Poem — C K Stead

Takapuna

(Janet Frame 1924-2004)

 

So, old friend, you’ve come to it at last
(Ron Mason’s line, and now an echo of Yeats!).
How does it feel to feel nothing?
No one will ask you to read, no unmarked sheet
will ever again reproach you.
You can ‘become your admirers.’

Somewhere along the way your brain got sparked
but your hair stood up for you.
You wrote of shame without shame.
‘Madness’ was the house of your self, the house of cards
falling whenever someone opened a door.

Remember the day of our disaster?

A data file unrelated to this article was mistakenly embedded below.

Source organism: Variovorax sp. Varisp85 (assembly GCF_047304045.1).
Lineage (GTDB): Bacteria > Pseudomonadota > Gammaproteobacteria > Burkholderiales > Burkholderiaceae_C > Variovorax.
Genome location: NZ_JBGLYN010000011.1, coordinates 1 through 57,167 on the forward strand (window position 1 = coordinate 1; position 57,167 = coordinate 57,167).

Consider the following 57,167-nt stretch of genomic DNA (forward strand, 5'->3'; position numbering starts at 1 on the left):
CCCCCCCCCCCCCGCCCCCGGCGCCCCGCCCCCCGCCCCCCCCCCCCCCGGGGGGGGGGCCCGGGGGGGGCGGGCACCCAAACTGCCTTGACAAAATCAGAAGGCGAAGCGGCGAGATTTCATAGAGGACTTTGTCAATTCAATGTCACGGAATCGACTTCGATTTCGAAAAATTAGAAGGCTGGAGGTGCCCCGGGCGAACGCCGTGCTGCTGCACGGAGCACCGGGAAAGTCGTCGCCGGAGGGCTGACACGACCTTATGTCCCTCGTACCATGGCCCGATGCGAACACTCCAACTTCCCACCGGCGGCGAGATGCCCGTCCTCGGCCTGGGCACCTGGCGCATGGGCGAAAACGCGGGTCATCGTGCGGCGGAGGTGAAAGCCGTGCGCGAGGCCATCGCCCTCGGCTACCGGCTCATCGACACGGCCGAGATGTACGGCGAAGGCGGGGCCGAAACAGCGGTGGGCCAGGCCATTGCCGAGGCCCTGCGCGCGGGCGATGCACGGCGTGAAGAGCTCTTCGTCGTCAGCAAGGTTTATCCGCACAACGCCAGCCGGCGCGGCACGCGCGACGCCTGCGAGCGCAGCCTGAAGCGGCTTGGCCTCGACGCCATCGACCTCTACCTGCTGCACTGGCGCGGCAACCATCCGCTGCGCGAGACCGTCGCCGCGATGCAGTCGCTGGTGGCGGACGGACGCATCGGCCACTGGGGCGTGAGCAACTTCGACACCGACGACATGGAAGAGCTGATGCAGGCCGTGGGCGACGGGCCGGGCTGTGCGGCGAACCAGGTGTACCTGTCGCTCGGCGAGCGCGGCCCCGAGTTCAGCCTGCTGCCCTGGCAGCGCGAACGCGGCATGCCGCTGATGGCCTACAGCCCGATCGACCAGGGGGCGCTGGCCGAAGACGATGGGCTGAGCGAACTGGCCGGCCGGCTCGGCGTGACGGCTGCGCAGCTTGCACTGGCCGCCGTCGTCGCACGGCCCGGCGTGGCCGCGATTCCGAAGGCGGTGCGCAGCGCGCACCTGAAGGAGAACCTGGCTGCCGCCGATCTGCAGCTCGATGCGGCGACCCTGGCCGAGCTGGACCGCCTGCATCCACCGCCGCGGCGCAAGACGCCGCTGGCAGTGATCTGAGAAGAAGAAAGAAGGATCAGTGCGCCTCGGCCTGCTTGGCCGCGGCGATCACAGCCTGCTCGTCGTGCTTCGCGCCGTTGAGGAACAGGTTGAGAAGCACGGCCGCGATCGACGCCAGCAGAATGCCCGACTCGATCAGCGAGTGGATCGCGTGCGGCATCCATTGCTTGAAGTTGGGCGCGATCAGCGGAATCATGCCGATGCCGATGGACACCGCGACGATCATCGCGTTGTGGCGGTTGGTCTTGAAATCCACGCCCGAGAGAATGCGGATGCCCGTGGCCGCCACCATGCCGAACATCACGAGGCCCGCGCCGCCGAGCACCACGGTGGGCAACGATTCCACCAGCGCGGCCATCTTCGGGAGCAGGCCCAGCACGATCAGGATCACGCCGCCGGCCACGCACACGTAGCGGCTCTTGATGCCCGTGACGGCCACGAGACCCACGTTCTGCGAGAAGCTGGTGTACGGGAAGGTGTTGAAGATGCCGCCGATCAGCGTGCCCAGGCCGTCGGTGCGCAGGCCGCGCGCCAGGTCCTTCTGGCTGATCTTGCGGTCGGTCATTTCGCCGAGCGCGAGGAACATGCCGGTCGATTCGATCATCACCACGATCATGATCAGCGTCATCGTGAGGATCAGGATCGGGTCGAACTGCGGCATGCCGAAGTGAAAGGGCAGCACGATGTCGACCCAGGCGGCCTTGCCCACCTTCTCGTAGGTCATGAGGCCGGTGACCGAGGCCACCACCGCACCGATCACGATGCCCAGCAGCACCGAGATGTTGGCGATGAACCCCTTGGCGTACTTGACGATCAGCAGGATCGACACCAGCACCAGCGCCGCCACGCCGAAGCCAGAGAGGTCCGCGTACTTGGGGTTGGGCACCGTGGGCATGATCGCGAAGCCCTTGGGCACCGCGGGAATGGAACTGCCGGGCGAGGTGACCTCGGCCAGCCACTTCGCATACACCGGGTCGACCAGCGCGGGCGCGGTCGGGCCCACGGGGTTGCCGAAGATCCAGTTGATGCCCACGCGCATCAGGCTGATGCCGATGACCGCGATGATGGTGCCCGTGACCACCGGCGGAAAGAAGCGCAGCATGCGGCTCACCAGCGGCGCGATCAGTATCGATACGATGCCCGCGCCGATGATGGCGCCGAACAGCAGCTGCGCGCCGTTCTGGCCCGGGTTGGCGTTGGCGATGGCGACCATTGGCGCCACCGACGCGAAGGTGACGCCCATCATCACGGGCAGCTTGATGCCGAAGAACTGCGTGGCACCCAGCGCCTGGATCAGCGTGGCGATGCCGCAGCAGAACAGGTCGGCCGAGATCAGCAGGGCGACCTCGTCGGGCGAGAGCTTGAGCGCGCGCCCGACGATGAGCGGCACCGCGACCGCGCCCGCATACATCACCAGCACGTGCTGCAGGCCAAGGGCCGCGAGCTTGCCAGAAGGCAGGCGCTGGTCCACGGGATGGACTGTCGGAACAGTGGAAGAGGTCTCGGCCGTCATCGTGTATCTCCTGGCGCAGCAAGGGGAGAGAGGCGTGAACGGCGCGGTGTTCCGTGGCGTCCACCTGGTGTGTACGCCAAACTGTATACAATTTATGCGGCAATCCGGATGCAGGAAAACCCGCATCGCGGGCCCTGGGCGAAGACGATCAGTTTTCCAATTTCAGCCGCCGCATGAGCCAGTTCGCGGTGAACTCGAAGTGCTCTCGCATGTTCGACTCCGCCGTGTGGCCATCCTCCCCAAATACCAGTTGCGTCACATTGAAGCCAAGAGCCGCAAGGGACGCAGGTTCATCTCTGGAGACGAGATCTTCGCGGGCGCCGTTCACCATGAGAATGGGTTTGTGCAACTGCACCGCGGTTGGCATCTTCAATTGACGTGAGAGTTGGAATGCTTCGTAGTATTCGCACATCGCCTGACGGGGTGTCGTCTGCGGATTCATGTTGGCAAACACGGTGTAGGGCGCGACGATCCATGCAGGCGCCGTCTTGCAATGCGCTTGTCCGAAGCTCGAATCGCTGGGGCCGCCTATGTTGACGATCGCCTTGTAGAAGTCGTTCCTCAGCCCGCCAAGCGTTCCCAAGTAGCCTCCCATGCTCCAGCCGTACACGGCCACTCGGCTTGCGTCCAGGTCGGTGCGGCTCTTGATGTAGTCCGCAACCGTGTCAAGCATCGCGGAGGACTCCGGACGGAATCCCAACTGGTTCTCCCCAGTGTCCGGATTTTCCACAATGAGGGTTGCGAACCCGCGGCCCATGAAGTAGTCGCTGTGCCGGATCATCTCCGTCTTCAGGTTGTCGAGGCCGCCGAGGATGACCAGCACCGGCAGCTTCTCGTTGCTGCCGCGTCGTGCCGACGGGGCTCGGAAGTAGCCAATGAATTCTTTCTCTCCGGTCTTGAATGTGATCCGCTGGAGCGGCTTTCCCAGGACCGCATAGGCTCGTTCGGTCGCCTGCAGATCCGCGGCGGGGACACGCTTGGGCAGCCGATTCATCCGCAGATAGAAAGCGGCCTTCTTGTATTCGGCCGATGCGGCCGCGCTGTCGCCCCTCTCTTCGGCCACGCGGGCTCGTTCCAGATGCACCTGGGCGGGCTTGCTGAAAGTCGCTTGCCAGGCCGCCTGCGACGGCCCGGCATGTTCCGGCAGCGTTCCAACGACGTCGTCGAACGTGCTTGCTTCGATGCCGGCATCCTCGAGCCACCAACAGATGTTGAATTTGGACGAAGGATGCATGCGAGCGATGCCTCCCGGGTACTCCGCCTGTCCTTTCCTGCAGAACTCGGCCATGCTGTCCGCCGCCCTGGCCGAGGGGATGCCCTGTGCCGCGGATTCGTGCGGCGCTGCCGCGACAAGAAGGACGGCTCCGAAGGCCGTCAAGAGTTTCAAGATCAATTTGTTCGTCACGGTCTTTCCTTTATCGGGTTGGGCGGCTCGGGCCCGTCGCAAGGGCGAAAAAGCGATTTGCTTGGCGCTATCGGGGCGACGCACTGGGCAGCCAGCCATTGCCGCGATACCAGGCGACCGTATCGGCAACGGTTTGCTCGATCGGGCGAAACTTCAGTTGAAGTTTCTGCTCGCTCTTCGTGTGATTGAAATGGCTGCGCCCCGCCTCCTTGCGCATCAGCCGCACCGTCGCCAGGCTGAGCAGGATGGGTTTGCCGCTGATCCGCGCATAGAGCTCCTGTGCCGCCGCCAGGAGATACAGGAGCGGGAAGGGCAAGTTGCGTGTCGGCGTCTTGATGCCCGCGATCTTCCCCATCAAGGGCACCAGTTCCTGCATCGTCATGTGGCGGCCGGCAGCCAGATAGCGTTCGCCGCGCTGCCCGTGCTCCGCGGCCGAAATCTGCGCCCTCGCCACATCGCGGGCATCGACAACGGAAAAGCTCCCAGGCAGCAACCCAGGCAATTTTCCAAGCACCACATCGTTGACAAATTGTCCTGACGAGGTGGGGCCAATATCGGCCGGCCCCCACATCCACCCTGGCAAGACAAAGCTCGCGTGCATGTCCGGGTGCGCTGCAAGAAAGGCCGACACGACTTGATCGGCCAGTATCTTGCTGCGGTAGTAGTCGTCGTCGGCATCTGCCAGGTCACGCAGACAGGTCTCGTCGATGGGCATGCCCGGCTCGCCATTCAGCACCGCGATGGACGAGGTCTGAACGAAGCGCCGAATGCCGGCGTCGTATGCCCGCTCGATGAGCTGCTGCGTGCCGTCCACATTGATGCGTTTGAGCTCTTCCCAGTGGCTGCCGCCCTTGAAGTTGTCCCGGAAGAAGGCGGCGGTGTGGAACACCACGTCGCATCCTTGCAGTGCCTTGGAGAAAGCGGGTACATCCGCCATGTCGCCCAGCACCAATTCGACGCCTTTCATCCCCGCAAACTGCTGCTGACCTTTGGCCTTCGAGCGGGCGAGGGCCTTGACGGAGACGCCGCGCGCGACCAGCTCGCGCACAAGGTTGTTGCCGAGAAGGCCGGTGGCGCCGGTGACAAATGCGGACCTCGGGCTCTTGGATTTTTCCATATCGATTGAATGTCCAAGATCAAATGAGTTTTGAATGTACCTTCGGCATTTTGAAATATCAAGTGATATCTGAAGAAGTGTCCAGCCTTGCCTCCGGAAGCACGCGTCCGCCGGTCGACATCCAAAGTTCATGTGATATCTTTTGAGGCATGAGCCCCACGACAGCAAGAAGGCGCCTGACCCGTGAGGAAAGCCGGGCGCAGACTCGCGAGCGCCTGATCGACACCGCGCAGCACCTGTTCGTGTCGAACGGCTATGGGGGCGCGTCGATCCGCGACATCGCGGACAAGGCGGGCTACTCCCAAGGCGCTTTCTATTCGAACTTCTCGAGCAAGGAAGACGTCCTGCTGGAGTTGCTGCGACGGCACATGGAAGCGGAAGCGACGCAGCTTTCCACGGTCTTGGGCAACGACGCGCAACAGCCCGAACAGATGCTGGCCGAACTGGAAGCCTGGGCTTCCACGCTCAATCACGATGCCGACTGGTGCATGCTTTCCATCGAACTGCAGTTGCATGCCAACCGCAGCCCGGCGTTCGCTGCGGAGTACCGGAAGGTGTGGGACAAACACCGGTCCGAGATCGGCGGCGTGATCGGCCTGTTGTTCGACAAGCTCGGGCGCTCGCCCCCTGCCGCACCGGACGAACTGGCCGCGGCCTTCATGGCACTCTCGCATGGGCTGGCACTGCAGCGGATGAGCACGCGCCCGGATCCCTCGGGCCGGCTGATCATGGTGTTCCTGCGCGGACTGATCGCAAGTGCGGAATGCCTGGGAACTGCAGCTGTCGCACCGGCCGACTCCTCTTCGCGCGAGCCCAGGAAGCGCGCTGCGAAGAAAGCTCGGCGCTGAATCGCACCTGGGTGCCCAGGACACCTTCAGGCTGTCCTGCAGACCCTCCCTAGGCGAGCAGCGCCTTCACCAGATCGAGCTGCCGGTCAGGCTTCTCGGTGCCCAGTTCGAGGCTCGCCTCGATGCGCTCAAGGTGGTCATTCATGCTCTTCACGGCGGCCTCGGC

We sat in the hut and I criticised your poem.
Clumsy, literal, your junior in years and in pain
I’d thought it was what you wanted.

There were winged things in the garden, and
wilting leaves,
earth smells, compost, beans.
You sat in all your radium intensity,
in the brightness of mercury falling.
The thing you’d wanted was love!

I remember the walk home,
the glass verandah, matting on the walls,
and the view to Rangitoto.
Sea lanes were open
all the way to the World, those dark rough paths
we knew we’d have to travel.

Histories of the hive, the swallow’s flight,
the archives of the ant, even an ode of Keats –
all, I know, confirm it: the thing that happens
dies when it happens.
The thing that doesn’t happen lives for ever.

 

C K Stead

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